New Delhi, April 8: This year in the new academic session the Indian Institute of Technology (IITs) will offer 779 seats exclusively for woman candidates. Unlike every year this year, the intake of female candidates will be more than normal. This inclusion of seats is to improve the poor gender ration in the B.Tech programmes of IITs. The admission of women to IITs will be more than double because of the “supernumerary seats.”

According to Indian Express reports, last year the decision was taken to introduce supernumerary seats. The composition of female students in IITs has remained more or less constant over the last five years. However, in IITs, the gender ratio in PG programmes is roughly 22 percent.

Out of 779 seats, the largest chunk of 113 seats, is with IIT Kharagpur, followed by IIT-Dhanbad (95 seats), IIT-Kanpur (79), IIT-BHU (76), IIT-Roorkee (68), IIT-Delhi (59), IIT-Bombay (58) and IIT Guwahati (57). This year it is expected that the 779 supernumerary seats will take to take the proportion of women admitted to IITs to 14 percent.

The decision was taken by the council on recommendations of sub-committee of the Joint Admission Board (JAB) chaired by IIT Mandi director T.A Gonsalves. The sub-committee noticed that many women clearing JEE (Advanced) to achieve a 45 percent gender ratio in the B.Tech programme. But the sub-committee found that their actual representation is less than 10 percent.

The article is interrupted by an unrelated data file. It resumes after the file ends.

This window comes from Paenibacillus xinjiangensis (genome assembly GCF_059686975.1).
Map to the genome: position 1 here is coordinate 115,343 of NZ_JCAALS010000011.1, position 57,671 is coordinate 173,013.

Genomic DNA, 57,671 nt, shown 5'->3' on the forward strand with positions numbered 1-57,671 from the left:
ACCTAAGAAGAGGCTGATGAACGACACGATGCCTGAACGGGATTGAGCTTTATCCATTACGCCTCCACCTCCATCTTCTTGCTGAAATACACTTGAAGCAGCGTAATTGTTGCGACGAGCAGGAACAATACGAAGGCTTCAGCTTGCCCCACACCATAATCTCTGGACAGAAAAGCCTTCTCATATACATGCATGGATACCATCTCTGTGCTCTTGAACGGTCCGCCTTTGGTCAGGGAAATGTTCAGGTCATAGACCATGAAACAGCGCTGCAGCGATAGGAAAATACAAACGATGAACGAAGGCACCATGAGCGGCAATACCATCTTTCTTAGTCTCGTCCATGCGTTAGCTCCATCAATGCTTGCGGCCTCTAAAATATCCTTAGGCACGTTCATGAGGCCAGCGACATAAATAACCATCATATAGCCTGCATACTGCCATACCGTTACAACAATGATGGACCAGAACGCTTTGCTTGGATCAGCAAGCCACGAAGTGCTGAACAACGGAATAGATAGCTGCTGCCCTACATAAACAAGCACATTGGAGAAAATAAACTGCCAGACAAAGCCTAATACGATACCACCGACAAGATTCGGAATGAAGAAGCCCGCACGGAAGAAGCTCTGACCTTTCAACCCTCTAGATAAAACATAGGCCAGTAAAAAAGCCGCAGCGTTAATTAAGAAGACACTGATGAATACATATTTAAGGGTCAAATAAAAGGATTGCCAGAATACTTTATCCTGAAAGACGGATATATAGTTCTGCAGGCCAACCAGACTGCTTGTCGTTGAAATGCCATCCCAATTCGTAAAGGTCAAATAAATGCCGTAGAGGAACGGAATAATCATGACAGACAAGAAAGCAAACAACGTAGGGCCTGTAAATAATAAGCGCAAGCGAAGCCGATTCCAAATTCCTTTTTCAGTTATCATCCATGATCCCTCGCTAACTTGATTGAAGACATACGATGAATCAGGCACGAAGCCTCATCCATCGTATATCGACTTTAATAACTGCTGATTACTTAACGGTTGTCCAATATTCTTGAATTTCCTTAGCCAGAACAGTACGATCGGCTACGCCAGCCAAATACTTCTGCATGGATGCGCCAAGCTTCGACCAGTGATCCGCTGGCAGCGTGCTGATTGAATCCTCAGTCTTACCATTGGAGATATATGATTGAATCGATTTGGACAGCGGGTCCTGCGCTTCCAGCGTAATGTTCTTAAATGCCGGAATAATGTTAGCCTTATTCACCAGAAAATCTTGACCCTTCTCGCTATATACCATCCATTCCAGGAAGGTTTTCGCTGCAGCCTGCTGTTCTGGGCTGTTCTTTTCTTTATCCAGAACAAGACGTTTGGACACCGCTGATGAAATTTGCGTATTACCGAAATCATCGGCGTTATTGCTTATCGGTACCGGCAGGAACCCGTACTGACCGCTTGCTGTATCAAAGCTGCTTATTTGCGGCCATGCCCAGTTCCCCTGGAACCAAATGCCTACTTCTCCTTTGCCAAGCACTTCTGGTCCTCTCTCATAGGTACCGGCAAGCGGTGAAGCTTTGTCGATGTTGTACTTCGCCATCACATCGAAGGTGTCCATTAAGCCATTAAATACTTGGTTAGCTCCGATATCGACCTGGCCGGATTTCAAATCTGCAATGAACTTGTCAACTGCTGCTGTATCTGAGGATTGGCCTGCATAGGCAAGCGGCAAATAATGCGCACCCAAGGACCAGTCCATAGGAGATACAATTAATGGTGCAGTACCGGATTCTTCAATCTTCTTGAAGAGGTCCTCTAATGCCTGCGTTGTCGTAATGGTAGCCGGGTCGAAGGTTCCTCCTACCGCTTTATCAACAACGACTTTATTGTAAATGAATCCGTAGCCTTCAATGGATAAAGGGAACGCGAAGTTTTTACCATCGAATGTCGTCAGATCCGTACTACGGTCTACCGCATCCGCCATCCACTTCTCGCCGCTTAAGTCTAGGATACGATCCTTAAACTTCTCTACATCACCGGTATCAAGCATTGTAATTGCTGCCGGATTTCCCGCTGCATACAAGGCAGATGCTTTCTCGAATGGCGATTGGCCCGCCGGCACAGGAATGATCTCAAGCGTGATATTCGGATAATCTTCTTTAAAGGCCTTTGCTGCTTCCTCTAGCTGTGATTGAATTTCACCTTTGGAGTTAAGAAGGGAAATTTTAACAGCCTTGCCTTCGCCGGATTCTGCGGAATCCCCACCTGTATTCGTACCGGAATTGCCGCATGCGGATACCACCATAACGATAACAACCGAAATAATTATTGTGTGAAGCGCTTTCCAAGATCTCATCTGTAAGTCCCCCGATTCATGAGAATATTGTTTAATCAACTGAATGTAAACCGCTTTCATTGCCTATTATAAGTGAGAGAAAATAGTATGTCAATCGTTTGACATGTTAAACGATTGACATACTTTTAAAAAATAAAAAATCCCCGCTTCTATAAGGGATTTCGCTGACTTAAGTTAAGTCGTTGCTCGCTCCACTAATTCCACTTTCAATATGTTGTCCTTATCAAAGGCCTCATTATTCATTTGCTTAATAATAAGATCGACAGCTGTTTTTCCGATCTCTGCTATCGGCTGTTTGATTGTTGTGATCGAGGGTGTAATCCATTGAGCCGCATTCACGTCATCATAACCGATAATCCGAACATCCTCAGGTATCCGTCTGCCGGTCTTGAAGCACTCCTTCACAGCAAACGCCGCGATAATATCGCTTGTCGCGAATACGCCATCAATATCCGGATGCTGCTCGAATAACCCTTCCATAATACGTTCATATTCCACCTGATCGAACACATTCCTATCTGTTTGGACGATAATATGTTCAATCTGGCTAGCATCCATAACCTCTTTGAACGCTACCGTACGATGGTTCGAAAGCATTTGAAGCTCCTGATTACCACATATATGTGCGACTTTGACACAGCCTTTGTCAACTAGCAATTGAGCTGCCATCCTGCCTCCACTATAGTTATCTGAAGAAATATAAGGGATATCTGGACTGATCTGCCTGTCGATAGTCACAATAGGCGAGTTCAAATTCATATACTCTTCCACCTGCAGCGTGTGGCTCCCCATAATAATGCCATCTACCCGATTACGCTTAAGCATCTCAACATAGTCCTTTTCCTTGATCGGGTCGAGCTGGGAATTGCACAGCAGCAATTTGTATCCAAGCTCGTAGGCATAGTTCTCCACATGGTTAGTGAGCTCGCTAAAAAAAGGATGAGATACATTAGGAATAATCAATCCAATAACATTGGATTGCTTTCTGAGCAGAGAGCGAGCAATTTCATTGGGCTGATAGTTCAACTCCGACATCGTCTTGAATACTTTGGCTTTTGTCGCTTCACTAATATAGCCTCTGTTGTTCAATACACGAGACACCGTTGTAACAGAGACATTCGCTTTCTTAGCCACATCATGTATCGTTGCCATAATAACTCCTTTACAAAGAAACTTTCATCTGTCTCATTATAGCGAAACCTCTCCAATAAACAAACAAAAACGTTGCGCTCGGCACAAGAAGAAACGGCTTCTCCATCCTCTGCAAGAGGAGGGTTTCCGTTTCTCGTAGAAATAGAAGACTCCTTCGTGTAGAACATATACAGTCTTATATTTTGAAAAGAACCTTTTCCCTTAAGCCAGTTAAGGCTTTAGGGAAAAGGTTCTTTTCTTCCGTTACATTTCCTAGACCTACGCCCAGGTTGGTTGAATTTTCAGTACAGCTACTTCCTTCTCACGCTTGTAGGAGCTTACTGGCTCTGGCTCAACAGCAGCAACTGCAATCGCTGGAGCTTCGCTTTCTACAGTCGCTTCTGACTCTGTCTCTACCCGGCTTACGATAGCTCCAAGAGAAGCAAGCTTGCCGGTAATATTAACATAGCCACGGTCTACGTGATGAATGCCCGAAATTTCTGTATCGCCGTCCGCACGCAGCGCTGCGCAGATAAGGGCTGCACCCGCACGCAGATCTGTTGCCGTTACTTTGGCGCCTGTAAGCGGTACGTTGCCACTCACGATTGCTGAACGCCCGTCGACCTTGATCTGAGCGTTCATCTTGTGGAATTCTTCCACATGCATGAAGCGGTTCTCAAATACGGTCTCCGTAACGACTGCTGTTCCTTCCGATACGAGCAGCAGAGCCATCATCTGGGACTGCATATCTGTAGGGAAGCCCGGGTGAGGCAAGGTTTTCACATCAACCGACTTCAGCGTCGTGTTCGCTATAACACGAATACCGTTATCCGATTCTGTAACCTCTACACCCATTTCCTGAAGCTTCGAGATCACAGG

According to the reports, the less number of women in IITs means schoolgirls aspiring for careers in engineering are unlikely to have any female role models in their family who did their BTech in an IIT. The report also stated to respond to criticism that preferential treatment dilutes quality, “Only female candidates who have qualified in JEE (Advanced) are considered. They are in the top two percent of all students admitted to engineering in India. Evidence such as Board exam results indicates that they are as meritorious as their male counterparts.”

The report added,“The ranks of females in JEE (Advanced) are lower due largely to systematic societal biases that deprive them of support for JEE (Advanced) preparation equal to that given to boys.”